What Is Camel Case?
I still remember the day I thought of the name WriteAtHome. I dreamed up the business idea while running on a treadmill at the YMCA and wondered what kind of name would cleverly communicate the idea of a tutorial writing course focusing on home learners. One of my first thoughts was Write at Home, with it’s punny play on words. I liked associating an educational program with the expression “make yourself right at home.”
To my surprise, the domain name was available and I snatched it up. When it came time to register the business, I decided to mash the words together so that people would more easily recognize it as a web address. But writeathome is hard to read, so I capitalized each word: WriteAtHome. That’s better. What I didn’t know then, but — thanks to Facebook commenter, Jason — I know now, is that this mashing of words and unorthodox capitalization has a name: camel case.
According to Wikipedia, there is some disagreement about whether words in camel case can begin with a capital letter, but I’m getting the feeling that it doesn’t really matter. Words written like that look humpy, like a camel. I like it.
The name camel case (or CamelCase) came out of the world of computer coding, but the idea has been around. You see it in names like McGregor, DiCaprio, or LaBron. Mine is not the first company to do it either; MasterCard, WordPerfect, and PowerPoint have been around much longer.
So there you go — a new term to add to your collection. Thanks for dropping the knowledge, Jason.
Leave your comments below! Bloggers love comments.
I like everything about this post — except for one thing. The definition of “camel case.”
Seems like it comes out of those same late-teenage brains from MIT that thought up CSS, hyperlinks, and other gibberish.
That aside, anyone who blogs can certainly relate to the struggle over a catchy name. I personally wanted to use hyphens to separate words, and a friendly sales agent at my host provider told me that was a no-no. (Not forbidden, just not a good idea.)
Best of all is the hook you used and the irresistible appeal to curiosity of what on earth is “camel case.” That’s exactly what good writing is supposed to do.
Thanks, hyphenman. Sorry you don’t like camel case. I think it’s rather clever. I’m fascinated by the constant stream of neologisms in American English.
I appreciate the encouragement. Oh, and I’ll reply to your email ASAP.
Every idea starts somewhere! It’s just great that you went through with it! an idea is a dime a dozen and very few push through with it.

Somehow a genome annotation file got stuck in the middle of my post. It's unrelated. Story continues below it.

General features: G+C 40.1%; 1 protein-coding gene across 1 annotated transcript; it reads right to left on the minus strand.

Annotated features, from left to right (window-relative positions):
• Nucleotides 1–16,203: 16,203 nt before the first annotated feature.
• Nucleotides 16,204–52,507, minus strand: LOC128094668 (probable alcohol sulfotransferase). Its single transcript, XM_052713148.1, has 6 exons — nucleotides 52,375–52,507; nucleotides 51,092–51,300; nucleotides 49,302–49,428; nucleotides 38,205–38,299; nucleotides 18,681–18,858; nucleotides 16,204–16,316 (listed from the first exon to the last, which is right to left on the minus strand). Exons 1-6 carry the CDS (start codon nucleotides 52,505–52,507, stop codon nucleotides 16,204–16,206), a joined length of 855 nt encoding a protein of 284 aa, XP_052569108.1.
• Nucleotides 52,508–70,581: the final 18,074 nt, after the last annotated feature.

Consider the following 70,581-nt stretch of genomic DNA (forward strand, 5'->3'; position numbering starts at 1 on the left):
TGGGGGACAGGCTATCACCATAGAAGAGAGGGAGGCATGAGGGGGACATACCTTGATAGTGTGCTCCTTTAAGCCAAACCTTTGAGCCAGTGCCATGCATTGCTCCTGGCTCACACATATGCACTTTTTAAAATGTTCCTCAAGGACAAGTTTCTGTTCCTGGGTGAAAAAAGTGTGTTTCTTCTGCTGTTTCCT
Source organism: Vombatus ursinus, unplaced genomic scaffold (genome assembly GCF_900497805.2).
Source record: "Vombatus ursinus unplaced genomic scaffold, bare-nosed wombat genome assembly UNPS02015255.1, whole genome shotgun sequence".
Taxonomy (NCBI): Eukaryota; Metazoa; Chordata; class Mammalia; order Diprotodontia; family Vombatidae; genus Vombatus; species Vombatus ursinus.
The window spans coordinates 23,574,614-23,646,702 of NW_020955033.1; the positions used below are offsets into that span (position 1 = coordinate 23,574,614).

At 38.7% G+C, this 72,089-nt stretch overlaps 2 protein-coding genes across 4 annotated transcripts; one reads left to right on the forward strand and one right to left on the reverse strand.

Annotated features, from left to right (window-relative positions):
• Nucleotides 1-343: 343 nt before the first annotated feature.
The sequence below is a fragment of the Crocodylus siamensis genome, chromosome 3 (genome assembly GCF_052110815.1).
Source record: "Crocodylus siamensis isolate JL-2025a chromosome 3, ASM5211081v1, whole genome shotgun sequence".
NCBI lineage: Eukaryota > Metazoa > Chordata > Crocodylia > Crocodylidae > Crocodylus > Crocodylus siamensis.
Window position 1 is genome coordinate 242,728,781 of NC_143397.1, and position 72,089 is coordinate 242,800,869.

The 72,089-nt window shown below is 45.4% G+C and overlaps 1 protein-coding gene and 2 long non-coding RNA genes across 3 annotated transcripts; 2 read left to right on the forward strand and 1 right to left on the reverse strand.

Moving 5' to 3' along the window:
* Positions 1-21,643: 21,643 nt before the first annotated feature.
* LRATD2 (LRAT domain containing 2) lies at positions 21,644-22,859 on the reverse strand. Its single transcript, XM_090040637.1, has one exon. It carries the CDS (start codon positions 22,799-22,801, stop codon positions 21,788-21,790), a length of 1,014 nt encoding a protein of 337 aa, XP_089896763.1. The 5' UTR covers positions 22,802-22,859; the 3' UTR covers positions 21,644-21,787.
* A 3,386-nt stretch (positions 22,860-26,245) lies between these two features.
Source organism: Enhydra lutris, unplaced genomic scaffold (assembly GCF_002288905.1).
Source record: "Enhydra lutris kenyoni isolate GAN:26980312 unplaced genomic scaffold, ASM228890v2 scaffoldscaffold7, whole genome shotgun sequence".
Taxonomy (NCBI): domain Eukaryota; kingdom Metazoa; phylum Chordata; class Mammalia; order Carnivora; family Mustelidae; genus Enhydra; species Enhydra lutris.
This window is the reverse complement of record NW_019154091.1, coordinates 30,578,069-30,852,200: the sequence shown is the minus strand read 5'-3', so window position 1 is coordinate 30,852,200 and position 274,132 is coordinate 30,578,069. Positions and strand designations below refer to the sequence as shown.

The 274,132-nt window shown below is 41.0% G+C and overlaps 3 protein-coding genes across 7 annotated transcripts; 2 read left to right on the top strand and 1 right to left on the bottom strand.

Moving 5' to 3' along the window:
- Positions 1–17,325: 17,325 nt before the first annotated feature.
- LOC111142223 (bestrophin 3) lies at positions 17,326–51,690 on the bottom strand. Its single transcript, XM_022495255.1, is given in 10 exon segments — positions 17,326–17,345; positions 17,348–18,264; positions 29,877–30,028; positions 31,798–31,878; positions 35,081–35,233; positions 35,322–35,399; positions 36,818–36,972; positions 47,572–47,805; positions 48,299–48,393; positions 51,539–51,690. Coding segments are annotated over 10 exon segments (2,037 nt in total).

I’m glad I went through with it too, Cheryl. Could not have happened without the help of many good friends and a supportive family though. Thanks for the encouragement. 🙂
Ok, I have a question for you. A friend of mine is studying an English/Grammar course online. She recently shared this bit of text with me.
Verbs must match their subject in the following categories:
o first- (“I think”)
o second- (“you think”)
o third- (“she thinks”)
o singular (“Humpty Dumpty sat”)
o plural (“all the king’s men couldn’t put”)
o indicative (“he cooks my dinner”)
o imperative (“cook my dinner”)
o subjunctive (“I wish I could cook my dinner”)
o active (“I damaged your bicycle”)
o passive (“Your bicycle has been damaged”)
o past (“Yesterday was rainy”)
o present (“It is raining right now”)
o future (“Tomorrow it might rain”)
This started a discussion about whether or not this is correct. I maintain that verbs cannot agree with nouns in mood, voice or tense. After all, nouns do not have mood, voice, or tense.
Is the course correct or am I? Is there a way that verbs and nouns agree in these areas? How can they?
I would be on your side in this debate, Amber. In fact, I’d add “person” to the list of categories I question because only pronouns have the characteristic of person. Verbs don’t.
In fact, the more I think about it, the sillier this seems to me. Mood, voice, and tense are all important characteristics of verbs, but they have nothing to do with agreement. Nouns and verbs can only agree or disagree in number. That’s what we mean by subject-verb agreement. Pronouns and antecedents can agree or disagree in both number and gender.
I am very curious what the grammar course is. I think I’d like to do some more investigation. Seems like a course I’d recommend people avoid. Would you be willing to email the name to me at brian-at-writeathome-dot-com? I’d rather not post it publicly here. If not, no problem.